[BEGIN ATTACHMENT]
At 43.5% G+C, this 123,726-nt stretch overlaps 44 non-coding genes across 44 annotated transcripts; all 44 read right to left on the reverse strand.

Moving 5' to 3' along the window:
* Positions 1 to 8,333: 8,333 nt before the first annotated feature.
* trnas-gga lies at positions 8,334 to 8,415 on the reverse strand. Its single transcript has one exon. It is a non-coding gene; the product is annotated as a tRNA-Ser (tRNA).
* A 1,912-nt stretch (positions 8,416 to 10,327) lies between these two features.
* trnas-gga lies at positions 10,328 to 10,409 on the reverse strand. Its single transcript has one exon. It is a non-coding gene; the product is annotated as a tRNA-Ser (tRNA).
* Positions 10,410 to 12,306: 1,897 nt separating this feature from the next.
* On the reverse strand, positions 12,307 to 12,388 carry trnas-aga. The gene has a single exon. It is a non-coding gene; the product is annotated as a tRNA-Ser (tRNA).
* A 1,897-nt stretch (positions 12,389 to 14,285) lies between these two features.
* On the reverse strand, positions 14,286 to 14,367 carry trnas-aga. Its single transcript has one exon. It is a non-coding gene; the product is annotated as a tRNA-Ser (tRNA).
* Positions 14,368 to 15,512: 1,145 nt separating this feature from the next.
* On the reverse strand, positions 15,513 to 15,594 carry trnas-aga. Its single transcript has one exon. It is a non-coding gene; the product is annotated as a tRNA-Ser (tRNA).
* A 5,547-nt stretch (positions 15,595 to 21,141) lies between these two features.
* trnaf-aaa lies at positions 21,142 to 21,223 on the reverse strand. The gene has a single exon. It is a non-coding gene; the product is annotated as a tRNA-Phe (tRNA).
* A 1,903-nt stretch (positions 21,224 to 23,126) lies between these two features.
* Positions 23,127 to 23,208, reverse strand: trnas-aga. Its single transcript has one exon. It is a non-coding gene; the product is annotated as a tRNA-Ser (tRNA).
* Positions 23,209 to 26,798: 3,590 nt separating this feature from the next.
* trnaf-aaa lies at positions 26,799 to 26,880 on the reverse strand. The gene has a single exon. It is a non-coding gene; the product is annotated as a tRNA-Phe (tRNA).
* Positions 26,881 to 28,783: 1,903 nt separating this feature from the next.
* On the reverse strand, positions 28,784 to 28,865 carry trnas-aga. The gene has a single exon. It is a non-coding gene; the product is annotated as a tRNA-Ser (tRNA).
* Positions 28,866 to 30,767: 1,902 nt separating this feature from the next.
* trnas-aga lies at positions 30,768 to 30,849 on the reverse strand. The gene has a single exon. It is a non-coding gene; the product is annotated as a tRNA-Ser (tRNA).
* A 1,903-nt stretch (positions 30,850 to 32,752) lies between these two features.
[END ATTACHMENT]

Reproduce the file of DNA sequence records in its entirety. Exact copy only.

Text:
At 43.5% G+C, this 123,726-nt stretch overlaps 44 non-coding genes across 44 annotated transcripts; all 44 read right to left on the reverse strand.

Moving 5' to 3' along the window:
* Positions 1 to 8,333: 8,333 nt before the first annotated feature.
* trnas-gga lies at positions 8,334 to 8,415 on the reverse strand. Its single transcript has one exon. It is a non-coding gene; the product is annotated as a tRNA-Ser (tRNA).
* A 1,912-nt stretch (positions 8,416 to 10,327) lies between these two features.
* trnas-gga lies at positions 10,328 to 10,409 on the reverse strand. Its single transcript has one exon. It is a non-coding gene; the product is annotated as a tRNA-Ser (tRNA).
* Positions 10,410 to 12,306: 1,897 nt separating this feature from the next.
* On the reverse strand, positions 12,307 to 12,388 carry trnas-aga. The gene has a single exon. It is a non-coding gene; the product is annotated as a tRNA-Ser (tRNA).
* A 1,897-nt stretch (positions 12,389 to 14,285) lies between these two features.
* On the reverse strand, positions 14,286 to 14,367 carry trnas-aga. Its single transcript has one exon. It is a non-coding gene; the product is annotated as a tRNA-Ser (tRNA).
* Positions 14,368 to 15,512: 1,145 nt separating this feature from the next.
* On the reverse strand, positions 15,513 to 15,594 carry trnas-aga. Its single transcript has one exon. It is a non-coding gene; the product is annotated as a tRNA-Ser (tRNA).
* A 5,547-nt stretch (positions 15,595 to 21,141) lies between these two features.
* trnaf-aaa lies at positions 21,142 to 21,223 on the reverse strand. The gene has a single exon. It is a non-coding gene; the product is annotated as a tRNA-Phe (tRNA).
* A 1,903-nt stretch (positions 21,224 to 23,126) lies between these two features.
* Positions 23,127 to 23,208, reverse strand: trnas-aga. Its single transcript has one exon. It is a non-coding gene; the product is annotated as a tRNA-Ser (tRNA).
* Positions 23,209 to 26,798: 3,590 nt separating this feature from the next.
* trnaf-aaa lies at positions 26,799 to 26,880 on the reverse strand. The gene has a single exon. It is a non-coding gene; the product is annotated as a tRNA-Phe (tRNA).
* Positions 26,881 to 28,783: 1,903 nt separating this feature from the next.
* On the reverse strand, positions 28,784 to 28,865 carry trnas-aga. The gene has a single exon. It is a non-coding gene; the product is annotated as a tRNA-Ser (tRNA).
* Positions 28,866 to 30,767: 1,902 nt separating this feature from the next.
* trnas-aga lies at positions 30,768 to 30,849 on the reverse strand. The gene has a single exon. It is a non-coding gene; the product is annotated as a tRNA-Ser (tRNA).
* A 1,903-nt stretch (positions 30,850 to 32,752) lies between these two features.